If your cash hoard is running thin, you can opt to buy a very conservative ETF alternative and get 100 safe, stable stocks in a bundle with the PowerShares S&P 500 Low Volatility Portfolio (NYSE:SPLV).
The fund is rebalanced quarterly to keep you in the market’s steadiest names, and its current yield is a generous 100 basis points more than a 10-year Treasury note.
Buy SPLV anytime the S&P 500 index is quoted at 1,230 or less. Current yield: 3.2%.
Next >> Bonds That Beat Stocks
Bonds That Beat Stocks
According to my proprietary stock-valuation model, which uses very conservative inputs for earnings growth and P/E ratios, it’s now reasonable to expect the S&P 500 index to generate a 7.3% compound annual return over the next 10 years.
That’s certainly a lot better than 2.2% on a 10-year Treasury note. A decade hence, if my projections pan out, $10,000 invested today in the S&P will grow to approximately $20,200. The same stake in a T-note, with reinvested interest, will increase to just $12,500.
But wait a minute. To earn those outsized returns, a stock investor must put up with huge monthly, weekly and even daily price swings. Isn’t there some way to beat the T-note without bungee-jumping your portfolio?
Yes, there is. In fact, emerging-markets bonds have the potential to make almost as much money for you as the stock market in the coming decade, with roughly 30% less risk.
In recent years, most U.S. investors have heard complimentary things said about the developing stock markets of the world (especially Brazil, Russia, India and China — the so-called BRIC countries). The real unsung story, though, has to do with the emerging countries’ bond markets.
Only 13 years ago, in the fall of 1998, the developing world was a basket case. Russia had just defaulted on its debt. Indonesia, Korea and Thailand were facing currency and debt crises on much the same order as Greece today. Through severe fiscal retrenchment, both the private and public sectors in most emerging countries healed their balance sheets. An economic boom followed, which continues, more or less unabated, to this day.
As a result, the developing countries now hold 60% of the world’s foreign-exchange reserves. (No more currency-devaluation threat.) Even more to the point, from a bond investor’s perspective, the typical government in the emerging markets carries less than half as much debt, relative to GDP, as the United States. Investment-grade corporations domiciled in emerging markets are shouldering nearly 40% less debt, relative to equity, than their counterparts in developed economies.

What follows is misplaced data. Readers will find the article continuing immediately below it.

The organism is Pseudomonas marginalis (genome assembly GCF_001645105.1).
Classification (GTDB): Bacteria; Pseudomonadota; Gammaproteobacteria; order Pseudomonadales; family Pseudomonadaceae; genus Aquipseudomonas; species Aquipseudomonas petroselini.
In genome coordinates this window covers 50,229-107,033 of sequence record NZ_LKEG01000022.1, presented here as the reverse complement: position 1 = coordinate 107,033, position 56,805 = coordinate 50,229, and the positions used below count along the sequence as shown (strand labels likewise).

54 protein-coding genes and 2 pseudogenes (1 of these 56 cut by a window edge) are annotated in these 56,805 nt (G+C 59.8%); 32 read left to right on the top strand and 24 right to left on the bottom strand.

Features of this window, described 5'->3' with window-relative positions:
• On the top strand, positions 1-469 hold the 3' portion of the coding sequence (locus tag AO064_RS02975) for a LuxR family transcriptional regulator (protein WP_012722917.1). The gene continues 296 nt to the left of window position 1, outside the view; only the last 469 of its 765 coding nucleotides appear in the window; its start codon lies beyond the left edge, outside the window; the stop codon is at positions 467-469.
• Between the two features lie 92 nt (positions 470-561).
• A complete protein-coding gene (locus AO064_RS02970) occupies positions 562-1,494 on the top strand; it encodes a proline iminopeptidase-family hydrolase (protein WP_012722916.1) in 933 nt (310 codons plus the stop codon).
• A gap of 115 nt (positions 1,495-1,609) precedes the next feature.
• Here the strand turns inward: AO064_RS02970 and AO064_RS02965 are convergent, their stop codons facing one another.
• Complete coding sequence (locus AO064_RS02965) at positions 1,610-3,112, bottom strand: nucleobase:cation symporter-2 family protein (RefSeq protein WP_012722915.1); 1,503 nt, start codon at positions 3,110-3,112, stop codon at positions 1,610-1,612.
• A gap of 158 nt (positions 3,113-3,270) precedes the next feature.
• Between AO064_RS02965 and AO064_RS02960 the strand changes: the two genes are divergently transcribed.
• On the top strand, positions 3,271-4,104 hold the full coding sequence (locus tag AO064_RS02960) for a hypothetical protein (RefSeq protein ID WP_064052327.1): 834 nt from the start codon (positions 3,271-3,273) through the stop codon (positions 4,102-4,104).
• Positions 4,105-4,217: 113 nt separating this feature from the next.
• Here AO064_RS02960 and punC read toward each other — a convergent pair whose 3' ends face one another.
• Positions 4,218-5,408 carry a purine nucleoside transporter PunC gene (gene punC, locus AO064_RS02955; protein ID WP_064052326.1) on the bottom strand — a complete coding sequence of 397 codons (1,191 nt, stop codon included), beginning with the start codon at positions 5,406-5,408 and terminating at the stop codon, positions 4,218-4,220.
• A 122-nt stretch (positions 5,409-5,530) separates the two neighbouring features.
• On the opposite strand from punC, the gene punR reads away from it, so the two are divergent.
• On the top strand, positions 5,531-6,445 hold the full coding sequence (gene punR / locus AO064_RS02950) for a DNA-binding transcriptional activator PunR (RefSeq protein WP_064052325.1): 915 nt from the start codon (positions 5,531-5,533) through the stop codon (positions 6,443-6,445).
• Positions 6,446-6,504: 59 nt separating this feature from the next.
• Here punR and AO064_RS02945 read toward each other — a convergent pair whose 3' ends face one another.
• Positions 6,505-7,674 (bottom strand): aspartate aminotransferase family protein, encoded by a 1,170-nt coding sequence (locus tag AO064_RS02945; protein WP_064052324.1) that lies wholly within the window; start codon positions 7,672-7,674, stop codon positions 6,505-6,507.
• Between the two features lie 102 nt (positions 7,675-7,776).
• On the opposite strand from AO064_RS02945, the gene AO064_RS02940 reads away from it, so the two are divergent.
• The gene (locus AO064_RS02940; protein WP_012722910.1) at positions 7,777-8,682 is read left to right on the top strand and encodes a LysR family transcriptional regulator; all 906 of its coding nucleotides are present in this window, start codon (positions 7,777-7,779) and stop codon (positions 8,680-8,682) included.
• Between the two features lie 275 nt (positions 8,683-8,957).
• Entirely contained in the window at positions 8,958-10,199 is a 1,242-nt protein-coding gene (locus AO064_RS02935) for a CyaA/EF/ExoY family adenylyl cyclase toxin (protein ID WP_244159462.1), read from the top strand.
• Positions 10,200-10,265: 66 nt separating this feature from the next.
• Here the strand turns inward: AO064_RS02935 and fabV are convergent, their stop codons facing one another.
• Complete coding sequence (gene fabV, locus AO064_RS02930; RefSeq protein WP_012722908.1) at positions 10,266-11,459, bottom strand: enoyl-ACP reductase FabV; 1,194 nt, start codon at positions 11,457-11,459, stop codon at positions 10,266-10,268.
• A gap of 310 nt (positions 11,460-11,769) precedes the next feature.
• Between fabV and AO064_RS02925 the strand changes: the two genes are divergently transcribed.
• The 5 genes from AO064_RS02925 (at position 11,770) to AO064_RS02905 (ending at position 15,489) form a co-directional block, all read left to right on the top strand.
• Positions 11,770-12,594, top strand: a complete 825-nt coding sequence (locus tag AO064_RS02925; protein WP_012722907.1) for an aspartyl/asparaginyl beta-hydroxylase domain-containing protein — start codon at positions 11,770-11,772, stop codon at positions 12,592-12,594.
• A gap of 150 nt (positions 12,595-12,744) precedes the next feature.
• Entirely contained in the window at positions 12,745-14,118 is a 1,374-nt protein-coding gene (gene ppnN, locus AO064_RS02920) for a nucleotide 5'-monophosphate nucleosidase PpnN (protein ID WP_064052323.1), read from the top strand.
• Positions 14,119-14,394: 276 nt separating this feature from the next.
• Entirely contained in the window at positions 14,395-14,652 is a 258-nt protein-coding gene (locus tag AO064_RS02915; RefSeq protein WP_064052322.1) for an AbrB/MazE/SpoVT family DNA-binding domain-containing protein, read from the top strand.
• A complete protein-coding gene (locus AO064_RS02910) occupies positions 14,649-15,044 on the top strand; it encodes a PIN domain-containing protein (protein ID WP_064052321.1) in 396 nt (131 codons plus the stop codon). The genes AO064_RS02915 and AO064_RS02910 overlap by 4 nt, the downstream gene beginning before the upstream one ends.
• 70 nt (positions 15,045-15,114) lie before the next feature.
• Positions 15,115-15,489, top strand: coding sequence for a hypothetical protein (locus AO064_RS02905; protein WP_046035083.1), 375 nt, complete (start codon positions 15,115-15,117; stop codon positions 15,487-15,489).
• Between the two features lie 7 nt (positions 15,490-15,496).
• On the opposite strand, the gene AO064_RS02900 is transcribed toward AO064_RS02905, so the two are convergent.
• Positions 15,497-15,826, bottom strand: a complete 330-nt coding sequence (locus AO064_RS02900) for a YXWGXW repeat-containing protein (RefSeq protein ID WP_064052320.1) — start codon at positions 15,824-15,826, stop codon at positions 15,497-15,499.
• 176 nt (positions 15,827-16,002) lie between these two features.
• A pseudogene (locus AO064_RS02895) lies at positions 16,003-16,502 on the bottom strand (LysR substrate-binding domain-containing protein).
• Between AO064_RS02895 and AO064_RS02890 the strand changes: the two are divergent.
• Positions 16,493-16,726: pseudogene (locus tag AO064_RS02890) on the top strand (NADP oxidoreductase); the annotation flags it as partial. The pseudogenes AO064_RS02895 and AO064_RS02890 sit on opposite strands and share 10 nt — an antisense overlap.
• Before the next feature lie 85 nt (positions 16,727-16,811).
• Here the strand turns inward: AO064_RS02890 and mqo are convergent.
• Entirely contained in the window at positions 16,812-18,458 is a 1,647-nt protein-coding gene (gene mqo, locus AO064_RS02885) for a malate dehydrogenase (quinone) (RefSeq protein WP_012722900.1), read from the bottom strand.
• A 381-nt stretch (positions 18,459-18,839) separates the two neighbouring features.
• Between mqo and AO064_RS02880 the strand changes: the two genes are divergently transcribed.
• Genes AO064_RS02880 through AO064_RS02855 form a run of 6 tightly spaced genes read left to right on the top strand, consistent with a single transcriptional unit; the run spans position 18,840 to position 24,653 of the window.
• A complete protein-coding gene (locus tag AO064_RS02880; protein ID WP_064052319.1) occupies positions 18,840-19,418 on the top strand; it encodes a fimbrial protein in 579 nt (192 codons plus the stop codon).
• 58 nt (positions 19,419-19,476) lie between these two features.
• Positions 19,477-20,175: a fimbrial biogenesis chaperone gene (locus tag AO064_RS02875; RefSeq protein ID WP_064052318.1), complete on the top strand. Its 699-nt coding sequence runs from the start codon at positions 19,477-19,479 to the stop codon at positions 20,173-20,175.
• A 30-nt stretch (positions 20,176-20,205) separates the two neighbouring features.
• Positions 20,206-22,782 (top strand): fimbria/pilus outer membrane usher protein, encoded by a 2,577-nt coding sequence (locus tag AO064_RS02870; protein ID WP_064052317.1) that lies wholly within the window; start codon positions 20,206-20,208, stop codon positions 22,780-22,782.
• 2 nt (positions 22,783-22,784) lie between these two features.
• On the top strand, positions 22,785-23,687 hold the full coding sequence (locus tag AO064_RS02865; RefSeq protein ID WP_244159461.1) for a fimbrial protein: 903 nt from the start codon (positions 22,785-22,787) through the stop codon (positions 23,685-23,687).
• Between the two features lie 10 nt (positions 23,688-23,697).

In short, emerging-market bonds generally are far less risky than they were a decade ago. Yet these bonds still command exceptionally high yields, in many cases approaching or even exceeding the total return I’m forecasting for the U.S. stock market over the next 10 years.
#6: TCW Emerging Markets Income Fund
For safety, I recommend buying a well-diversified fund of emerging-market bonds, such as no-load TCW Emerging Markets Income Fund(MUTF:TGINX). Over the past five years, the TCW fund’s share price has fluctuated, month to month, 34% less than the S&P 500 index.
I’m not saying TGINX is some kind of money market fund. The share price will bounce around, sometimes more than you might like — such as in late September and early October, when investors around the globe worked themselves into frenzy over the woes of the European banking system. Compared with a typical stock fund, however, TGINX is a model of stability. If you’re tired of the Dow’s extreme volatility, here’s an opportunity to take a break and still earn stock-like returns.
Buy TGINX under $10.75, available fee-free through leading discount brokers. Minimum to invest: $2,000. Current yield: 7.4%.
For a slightly higher yield, buy the fund’s Institutional Class shares (MUTF:TGEIX). It has the same $2,000 minimum and no ongoing 0.25% annual distribution fee. However, you’ll pay a transaction fee if you buy through a broker rather than directly from the fund. Current yield: 7.6%.